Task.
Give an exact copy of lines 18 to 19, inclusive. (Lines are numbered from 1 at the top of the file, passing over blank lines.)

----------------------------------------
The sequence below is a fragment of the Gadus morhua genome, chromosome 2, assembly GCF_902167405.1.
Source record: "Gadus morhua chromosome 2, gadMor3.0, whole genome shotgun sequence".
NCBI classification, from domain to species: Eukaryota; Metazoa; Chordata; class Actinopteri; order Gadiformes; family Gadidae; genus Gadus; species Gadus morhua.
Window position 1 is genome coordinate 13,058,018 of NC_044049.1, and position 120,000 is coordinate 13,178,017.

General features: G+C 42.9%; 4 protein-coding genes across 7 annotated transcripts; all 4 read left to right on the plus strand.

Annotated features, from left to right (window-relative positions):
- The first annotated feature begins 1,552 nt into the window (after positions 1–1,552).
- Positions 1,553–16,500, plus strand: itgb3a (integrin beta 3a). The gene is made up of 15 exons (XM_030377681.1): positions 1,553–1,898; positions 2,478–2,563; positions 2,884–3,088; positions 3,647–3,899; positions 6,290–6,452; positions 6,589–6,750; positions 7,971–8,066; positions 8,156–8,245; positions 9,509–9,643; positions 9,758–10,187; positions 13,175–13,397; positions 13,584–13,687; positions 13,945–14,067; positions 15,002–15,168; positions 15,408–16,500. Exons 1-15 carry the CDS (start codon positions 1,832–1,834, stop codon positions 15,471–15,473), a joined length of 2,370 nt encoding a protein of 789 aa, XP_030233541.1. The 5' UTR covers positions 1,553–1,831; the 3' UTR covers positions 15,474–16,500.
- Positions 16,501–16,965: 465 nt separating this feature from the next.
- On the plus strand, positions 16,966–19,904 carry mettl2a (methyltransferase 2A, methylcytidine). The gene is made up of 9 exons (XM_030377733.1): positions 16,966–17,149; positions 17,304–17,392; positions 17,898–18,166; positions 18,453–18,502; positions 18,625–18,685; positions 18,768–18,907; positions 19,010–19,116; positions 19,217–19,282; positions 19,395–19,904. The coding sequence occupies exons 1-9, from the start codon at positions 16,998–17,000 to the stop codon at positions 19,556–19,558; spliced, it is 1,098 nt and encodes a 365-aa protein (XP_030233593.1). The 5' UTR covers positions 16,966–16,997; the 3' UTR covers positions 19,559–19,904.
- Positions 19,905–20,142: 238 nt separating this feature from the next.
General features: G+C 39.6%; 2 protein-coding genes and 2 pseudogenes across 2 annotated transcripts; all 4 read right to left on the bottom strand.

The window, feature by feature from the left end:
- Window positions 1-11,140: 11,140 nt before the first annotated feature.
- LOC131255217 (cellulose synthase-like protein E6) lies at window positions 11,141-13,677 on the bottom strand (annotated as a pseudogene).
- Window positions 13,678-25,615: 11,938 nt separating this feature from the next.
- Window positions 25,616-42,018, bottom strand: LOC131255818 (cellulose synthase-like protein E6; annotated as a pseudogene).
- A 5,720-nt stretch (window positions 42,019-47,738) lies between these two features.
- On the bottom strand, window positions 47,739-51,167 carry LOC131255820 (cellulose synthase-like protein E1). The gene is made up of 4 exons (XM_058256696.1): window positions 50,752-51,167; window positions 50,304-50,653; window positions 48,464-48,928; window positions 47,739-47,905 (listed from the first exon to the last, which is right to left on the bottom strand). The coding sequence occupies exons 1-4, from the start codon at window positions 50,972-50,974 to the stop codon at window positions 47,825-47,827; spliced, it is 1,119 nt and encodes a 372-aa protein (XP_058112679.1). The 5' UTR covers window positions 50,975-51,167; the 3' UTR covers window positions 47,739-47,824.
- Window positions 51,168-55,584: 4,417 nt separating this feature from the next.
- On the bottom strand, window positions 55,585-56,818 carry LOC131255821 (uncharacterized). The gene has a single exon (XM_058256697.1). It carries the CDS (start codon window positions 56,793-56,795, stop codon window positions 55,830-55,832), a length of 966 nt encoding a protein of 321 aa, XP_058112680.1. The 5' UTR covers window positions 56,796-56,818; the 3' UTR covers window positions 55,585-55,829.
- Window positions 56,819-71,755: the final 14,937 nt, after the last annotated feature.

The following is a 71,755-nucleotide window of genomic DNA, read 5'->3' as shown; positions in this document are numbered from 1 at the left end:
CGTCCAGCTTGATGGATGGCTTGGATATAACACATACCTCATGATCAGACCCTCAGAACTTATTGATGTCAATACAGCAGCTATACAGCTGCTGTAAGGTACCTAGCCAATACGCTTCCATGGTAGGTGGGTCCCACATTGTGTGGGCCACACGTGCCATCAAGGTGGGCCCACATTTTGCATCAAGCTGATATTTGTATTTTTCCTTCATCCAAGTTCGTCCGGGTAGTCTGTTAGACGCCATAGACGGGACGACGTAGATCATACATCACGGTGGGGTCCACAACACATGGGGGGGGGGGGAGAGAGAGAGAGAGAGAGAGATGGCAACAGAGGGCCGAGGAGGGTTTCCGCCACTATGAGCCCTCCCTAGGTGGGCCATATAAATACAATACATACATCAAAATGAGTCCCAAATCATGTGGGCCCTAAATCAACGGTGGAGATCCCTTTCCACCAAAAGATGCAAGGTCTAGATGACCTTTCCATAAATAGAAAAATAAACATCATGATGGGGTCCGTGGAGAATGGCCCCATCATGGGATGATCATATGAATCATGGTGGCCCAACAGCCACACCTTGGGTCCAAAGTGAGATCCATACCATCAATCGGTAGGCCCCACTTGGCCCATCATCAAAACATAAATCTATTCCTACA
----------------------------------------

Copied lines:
- A 5,720-nt stretch (window positions 42,019-47,738) lies between these two features.
- On the bottom strand, window positions 47,739-51,167 carry LOC131255820 (cellulose synthase-like protein E1). The gene is made up of 4 exons (XM_058256696.1): window positions 50,752-51,167; window positions 50,304-50,653; window positions 48,464-48,928; window positions 47,739-47,905 (listed from the first exon to the last, which is right to left on the bottom strand). The coding sequence occupies exons 1-4, from the start codon at window positions 50,972-50,974 to the stop codon at window positions 47,825-47,827; spliced, it is 1,119 nt and encodes a 372-aa protein (XP_058112679.1). The 5' UTR covers window positions 50,975-51,167; the 3' UTR covers window positions 47,739-47,824.